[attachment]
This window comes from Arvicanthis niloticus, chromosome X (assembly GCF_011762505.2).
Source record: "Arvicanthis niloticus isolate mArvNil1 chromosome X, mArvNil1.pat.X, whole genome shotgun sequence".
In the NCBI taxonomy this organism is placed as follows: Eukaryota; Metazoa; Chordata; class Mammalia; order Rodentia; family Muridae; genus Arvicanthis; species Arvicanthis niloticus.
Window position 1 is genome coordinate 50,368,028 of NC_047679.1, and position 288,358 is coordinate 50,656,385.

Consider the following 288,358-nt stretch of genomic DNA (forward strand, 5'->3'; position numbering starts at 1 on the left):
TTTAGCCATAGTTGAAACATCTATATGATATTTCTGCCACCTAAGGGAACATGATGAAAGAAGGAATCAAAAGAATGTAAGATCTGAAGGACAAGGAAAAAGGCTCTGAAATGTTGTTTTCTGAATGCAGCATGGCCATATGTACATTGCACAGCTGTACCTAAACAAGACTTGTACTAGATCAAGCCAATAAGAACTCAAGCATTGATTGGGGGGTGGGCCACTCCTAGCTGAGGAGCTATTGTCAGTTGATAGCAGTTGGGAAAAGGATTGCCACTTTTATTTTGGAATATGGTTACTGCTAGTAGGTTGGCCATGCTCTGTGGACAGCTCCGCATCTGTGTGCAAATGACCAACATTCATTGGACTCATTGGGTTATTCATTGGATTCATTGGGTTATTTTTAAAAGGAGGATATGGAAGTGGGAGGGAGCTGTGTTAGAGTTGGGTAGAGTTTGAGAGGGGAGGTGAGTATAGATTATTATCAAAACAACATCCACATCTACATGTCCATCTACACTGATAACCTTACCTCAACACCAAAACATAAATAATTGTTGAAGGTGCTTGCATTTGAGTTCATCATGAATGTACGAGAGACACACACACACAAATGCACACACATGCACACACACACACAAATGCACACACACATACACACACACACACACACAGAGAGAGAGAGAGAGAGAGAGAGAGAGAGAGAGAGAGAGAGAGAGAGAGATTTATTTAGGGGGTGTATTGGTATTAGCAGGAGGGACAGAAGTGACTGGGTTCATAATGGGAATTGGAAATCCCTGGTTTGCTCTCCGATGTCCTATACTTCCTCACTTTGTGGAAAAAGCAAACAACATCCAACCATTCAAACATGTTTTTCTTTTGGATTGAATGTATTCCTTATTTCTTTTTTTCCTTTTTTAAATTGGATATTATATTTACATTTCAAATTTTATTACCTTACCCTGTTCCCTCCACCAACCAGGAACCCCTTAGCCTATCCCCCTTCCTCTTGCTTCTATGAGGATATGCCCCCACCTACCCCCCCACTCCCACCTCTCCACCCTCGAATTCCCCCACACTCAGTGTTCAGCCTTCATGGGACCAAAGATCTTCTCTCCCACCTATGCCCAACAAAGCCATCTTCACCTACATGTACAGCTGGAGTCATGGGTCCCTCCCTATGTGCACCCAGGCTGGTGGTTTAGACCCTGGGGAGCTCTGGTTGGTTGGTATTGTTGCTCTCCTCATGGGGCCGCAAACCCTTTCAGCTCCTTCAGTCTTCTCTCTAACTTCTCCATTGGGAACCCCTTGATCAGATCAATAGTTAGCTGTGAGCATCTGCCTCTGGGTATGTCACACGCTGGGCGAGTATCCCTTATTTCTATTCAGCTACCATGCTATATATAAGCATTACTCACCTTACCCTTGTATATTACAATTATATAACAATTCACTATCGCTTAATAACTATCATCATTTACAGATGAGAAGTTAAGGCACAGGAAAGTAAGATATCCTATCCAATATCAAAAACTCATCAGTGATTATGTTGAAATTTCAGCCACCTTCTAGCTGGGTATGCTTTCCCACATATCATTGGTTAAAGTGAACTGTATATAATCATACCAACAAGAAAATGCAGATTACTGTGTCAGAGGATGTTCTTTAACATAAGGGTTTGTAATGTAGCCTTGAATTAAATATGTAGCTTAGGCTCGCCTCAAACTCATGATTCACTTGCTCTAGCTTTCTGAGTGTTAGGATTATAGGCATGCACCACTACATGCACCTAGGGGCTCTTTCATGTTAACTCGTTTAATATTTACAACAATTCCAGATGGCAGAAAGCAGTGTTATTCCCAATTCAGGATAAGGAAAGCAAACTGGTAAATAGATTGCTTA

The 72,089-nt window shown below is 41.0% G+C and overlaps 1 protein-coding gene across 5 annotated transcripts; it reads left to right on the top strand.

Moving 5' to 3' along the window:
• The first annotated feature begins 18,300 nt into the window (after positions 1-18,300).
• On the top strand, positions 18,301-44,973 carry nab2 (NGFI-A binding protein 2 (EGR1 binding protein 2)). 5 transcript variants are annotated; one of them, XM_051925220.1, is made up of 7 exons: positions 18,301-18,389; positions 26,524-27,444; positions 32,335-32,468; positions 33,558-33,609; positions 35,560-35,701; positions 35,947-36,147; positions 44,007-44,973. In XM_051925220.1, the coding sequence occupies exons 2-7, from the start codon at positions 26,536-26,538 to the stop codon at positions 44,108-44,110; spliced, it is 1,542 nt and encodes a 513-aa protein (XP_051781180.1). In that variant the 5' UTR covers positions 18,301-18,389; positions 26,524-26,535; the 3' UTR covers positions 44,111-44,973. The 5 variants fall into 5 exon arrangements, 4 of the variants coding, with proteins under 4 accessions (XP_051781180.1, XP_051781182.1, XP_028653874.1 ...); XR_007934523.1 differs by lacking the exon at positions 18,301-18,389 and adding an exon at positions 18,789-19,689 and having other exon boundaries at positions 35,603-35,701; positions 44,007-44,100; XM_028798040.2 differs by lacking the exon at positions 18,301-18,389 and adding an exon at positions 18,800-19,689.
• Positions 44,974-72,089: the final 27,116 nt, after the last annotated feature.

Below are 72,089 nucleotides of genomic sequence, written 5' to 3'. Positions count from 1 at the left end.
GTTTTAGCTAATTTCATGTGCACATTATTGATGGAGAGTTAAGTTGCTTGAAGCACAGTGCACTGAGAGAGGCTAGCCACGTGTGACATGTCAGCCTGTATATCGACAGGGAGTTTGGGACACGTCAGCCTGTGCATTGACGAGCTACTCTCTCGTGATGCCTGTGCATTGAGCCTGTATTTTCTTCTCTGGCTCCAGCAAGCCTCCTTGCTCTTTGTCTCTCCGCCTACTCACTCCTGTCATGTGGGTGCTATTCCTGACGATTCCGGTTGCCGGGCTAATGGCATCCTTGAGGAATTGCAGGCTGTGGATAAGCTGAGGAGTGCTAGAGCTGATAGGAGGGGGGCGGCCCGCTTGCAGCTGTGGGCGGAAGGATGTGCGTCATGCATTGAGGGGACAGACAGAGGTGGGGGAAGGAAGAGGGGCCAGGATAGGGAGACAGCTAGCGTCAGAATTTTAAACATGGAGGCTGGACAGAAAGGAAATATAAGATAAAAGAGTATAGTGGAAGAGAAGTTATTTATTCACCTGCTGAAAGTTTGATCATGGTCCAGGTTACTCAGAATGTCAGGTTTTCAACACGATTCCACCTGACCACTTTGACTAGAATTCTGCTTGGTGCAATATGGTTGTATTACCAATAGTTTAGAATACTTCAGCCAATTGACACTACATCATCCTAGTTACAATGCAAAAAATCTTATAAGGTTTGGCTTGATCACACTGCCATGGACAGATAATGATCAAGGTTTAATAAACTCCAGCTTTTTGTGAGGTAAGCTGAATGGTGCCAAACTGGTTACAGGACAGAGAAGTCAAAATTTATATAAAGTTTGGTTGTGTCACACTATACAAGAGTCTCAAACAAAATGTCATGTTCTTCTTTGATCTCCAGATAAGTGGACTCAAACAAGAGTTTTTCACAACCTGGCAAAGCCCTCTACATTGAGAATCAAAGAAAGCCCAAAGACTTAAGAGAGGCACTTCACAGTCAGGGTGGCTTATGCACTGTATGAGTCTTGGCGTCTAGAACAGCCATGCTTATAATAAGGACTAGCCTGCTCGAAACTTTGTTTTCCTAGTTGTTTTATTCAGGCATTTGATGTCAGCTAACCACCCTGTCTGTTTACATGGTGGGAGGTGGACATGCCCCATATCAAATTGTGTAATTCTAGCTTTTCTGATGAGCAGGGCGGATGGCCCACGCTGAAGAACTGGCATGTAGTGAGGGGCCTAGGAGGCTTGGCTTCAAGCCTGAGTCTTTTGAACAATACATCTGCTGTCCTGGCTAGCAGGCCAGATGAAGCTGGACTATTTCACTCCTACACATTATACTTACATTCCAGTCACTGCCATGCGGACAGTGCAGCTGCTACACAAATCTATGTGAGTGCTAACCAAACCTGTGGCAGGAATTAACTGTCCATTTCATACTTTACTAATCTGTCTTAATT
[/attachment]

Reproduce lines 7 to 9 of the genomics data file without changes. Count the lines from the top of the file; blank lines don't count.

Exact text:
The 72,089-nt window shown below is 41.0% G+C and overlaps 1 protein-coding gene across 5 annotated transcripts; it reads left to right on the top strand.

Moving 5' to 3' along the window:
• The first annotated feature begins 18,300 nt into the window (after positions 1-18,300).